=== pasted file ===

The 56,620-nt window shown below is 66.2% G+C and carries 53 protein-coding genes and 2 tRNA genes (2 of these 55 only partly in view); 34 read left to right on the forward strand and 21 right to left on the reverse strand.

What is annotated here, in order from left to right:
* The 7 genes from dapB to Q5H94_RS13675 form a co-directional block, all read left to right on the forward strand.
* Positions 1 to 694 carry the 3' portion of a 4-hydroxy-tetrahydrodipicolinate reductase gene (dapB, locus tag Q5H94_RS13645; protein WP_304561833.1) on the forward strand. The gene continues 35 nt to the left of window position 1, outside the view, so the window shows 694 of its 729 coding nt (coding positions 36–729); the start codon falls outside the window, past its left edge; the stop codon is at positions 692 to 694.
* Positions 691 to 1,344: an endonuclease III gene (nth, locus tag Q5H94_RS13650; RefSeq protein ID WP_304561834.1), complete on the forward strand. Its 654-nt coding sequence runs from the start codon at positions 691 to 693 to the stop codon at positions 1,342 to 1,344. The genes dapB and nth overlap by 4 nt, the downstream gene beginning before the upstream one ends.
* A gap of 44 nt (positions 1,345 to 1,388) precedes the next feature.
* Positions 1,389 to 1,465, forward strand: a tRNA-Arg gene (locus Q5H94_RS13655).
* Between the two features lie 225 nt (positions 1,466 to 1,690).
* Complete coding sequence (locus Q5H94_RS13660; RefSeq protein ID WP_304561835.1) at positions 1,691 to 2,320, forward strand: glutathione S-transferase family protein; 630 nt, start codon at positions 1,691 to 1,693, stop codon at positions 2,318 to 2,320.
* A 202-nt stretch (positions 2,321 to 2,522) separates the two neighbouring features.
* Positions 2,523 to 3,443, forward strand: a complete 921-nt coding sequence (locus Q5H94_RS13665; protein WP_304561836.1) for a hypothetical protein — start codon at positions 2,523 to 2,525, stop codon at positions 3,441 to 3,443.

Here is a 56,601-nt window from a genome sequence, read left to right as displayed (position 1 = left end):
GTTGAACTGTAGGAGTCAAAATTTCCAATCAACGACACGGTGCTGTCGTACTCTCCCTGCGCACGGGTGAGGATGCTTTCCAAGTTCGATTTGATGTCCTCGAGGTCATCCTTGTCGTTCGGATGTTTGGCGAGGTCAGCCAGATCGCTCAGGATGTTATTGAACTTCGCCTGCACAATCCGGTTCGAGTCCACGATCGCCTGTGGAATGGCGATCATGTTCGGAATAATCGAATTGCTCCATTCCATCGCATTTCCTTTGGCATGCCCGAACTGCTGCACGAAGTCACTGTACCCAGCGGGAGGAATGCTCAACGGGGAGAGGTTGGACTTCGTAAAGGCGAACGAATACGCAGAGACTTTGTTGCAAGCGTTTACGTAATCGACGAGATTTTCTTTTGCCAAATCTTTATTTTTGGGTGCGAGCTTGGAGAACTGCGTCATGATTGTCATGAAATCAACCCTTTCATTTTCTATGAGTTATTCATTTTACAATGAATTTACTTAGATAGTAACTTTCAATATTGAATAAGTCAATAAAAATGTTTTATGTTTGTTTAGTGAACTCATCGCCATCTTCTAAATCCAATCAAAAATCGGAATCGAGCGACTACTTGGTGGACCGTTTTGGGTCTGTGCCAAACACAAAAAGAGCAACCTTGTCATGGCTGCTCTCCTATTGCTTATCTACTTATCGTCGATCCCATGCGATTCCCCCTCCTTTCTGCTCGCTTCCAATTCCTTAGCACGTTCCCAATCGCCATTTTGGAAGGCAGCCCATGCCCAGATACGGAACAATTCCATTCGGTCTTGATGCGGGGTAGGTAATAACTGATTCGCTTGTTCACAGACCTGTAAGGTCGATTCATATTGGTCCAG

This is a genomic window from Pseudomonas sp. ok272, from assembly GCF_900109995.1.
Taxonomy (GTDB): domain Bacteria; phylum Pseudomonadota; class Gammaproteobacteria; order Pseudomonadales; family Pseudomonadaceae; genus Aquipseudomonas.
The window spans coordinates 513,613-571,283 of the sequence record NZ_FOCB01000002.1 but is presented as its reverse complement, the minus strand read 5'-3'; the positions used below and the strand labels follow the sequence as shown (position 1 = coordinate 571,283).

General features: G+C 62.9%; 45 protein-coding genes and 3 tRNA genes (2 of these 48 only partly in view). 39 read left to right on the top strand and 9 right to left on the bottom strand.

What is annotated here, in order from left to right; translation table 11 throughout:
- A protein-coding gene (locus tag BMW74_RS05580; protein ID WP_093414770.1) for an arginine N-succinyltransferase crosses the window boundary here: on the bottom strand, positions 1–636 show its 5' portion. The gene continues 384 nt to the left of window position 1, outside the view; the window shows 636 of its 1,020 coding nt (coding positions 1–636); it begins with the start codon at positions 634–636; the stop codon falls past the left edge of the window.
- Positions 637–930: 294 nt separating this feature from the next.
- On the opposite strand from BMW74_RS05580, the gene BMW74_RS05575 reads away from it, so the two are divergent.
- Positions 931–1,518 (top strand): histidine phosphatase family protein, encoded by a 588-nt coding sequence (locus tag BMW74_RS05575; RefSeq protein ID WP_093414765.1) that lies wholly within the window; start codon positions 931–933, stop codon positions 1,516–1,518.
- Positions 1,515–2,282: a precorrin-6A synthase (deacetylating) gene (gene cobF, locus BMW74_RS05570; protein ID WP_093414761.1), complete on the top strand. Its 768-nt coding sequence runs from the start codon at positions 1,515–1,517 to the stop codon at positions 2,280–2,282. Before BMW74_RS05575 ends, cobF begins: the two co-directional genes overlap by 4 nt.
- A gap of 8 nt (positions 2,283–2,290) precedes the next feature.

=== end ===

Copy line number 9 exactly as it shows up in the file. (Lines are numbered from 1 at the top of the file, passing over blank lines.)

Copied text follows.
* Complete coding sequence (locus Q5H94_RS13660; RefSeq protein ID WP_304561835.1) at positions 1,691 to 2,320, forward strand: glutathione S-transferase family protein; 630 nt, start codon at positions 1,691 to 1,693, stop codon at positions 2,318 to 2,320.